Keep clear of Lloyds Banking Group
The latest set of results from Britain's biggest mortgage lender aren't pretty. And with all the uncertainty about the economy, the safest thing is to steer well clear of Lloyds shares, says David Stevenson.
Banks stuff their results reports with so much jargon that it can be hard to get to the bottom line. But when you finally get there at Lloyds Banking Group (LLOY), Britain's biggest mortgage lender, what you'll find isn't pretty. The bank has just reported a pre-tax loss of £3.9bn for the first nine months of 2011.
OK, mis-selling payment protection insurance blew a £3.2bn hole in the figures. Other provisions and write-offs claimed another £2.4bn. But even allowing for these, pre-tax profits still dropped 30%. And that's despite a lower-than-expected charge for bad loans.
What did the bank say about the figures?
Lloyds has made "further progress in reducing the group's risk", says interim boss Tim Tookey. In other words, the bank has been selling off assets to try to smarten up its balance sheet. And costs are being trimmed back too operating expenses dropped by 3%.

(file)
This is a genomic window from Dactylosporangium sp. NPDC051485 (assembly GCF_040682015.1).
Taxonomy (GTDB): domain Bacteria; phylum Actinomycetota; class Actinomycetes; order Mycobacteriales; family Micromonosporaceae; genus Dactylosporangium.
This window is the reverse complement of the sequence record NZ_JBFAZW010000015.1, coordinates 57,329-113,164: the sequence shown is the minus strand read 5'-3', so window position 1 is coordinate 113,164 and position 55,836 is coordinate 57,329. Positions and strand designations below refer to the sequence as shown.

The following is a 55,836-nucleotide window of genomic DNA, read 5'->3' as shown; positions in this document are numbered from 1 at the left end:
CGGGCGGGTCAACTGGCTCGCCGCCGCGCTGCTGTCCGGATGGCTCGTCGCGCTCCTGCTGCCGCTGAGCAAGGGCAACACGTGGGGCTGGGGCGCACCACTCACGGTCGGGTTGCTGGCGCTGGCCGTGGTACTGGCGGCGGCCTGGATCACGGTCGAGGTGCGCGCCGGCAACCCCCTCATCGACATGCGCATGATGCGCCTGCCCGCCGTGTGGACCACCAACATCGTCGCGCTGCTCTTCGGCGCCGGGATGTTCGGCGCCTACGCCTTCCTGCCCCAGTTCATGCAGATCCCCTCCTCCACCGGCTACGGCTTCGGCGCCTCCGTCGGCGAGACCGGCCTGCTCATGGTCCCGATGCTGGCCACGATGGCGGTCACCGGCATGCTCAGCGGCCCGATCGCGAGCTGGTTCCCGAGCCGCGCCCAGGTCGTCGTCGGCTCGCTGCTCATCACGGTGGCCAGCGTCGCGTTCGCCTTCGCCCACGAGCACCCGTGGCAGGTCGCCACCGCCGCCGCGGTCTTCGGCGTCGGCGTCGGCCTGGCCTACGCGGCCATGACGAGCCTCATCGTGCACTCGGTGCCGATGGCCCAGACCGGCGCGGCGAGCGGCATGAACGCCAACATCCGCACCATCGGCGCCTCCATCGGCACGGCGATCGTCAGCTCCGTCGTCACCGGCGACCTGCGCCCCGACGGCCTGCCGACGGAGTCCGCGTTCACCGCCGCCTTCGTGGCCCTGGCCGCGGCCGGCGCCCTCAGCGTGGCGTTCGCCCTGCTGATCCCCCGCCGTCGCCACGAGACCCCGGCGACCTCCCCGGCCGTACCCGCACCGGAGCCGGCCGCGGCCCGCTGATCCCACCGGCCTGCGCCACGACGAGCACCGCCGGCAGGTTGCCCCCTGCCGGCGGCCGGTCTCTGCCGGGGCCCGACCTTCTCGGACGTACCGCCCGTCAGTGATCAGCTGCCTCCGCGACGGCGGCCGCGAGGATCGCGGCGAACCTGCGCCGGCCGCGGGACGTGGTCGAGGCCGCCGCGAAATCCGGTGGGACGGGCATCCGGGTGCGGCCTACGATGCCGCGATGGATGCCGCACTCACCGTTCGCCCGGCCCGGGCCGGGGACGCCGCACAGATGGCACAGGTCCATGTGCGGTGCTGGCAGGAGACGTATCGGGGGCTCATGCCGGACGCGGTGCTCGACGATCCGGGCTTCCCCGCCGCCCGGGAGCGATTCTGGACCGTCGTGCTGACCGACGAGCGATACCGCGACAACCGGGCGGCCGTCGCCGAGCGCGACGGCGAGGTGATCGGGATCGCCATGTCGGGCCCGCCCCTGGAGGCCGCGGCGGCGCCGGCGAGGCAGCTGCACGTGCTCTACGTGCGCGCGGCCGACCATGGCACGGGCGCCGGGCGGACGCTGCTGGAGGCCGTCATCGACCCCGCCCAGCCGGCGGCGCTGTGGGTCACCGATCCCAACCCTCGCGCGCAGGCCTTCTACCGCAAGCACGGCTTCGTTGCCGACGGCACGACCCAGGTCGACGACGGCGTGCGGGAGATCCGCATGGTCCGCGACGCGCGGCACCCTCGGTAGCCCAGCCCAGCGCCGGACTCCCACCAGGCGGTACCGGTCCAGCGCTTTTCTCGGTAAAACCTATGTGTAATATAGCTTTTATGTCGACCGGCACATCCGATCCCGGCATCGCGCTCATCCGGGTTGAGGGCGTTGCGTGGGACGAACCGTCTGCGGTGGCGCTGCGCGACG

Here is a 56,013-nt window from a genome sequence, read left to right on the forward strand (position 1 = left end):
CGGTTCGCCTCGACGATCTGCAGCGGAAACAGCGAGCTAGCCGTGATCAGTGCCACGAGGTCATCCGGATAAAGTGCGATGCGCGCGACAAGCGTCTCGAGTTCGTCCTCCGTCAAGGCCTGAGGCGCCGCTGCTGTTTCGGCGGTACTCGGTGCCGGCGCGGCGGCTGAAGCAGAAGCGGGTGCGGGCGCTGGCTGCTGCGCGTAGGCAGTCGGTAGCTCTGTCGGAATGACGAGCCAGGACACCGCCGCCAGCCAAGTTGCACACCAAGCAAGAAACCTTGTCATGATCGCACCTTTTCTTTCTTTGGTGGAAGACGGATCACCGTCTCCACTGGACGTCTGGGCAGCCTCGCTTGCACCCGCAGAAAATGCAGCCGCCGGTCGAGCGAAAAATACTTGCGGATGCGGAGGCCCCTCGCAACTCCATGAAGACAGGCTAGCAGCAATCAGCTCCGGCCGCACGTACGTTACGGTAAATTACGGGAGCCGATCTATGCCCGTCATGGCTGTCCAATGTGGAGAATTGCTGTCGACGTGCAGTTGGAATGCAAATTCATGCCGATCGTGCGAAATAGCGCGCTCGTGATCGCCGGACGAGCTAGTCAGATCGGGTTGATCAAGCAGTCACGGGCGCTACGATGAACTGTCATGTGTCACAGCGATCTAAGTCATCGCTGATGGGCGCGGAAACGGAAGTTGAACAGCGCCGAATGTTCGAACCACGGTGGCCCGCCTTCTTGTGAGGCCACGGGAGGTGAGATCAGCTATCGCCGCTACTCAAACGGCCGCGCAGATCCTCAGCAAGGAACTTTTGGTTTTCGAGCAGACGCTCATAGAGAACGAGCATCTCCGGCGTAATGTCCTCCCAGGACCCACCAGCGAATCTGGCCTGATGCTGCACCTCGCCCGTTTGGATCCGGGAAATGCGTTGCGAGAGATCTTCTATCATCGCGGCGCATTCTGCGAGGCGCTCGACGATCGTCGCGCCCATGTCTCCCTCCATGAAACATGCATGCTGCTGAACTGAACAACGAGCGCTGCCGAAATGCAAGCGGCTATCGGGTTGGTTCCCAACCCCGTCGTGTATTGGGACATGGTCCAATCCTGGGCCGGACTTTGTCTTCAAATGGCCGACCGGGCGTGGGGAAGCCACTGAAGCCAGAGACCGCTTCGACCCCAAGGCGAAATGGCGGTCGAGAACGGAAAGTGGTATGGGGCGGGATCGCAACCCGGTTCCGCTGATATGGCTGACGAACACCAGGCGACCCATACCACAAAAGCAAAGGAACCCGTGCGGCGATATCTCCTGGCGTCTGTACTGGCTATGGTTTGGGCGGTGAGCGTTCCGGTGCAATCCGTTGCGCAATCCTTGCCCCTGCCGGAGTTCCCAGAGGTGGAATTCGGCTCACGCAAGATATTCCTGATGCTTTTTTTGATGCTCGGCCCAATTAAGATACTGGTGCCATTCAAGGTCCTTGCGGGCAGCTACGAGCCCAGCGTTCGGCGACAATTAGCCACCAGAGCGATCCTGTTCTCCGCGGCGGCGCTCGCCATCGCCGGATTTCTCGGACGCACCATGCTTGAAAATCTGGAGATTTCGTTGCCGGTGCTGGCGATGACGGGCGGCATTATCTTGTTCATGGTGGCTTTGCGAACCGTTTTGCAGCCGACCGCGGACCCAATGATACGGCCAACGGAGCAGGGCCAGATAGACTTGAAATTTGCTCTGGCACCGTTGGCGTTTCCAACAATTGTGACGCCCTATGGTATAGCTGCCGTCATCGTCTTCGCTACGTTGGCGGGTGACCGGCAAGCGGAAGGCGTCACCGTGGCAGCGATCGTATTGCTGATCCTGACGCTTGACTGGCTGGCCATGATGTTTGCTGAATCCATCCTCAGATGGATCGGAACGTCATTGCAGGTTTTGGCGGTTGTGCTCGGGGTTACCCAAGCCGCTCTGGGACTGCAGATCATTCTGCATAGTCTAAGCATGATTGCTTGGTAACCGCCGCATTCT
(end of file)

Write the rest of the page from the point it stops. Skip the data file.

What about the outlook?
It's not too bright. The bank admits it could miss some of the financial targets that it set just four months ago "if weak economic conditions persist". So the bank is "re-assessing assumptions". In other words, future figures are likely to turn out worse than expected.
Meanwhile, and adding to the uncertainty, ex-Santander UK chief and former Goldman Sachs banker Antonio Horta-Osorio has been forced to step down for the moment due to ill-health.
What are the analysts saying?
Of the 32 analysts surveyed by Bloomberg, 12 say "buy", 12 say "hold" and eight say "sell". But the average price target is 49p 70% above the current share price.
Since our "avoid" advice on both 17 June and 4 August this year, the shares have dropped by 38% and 15% respectively. With all the uncertainty surrounding both the economy and the bank, we'd stick to our view keep clear.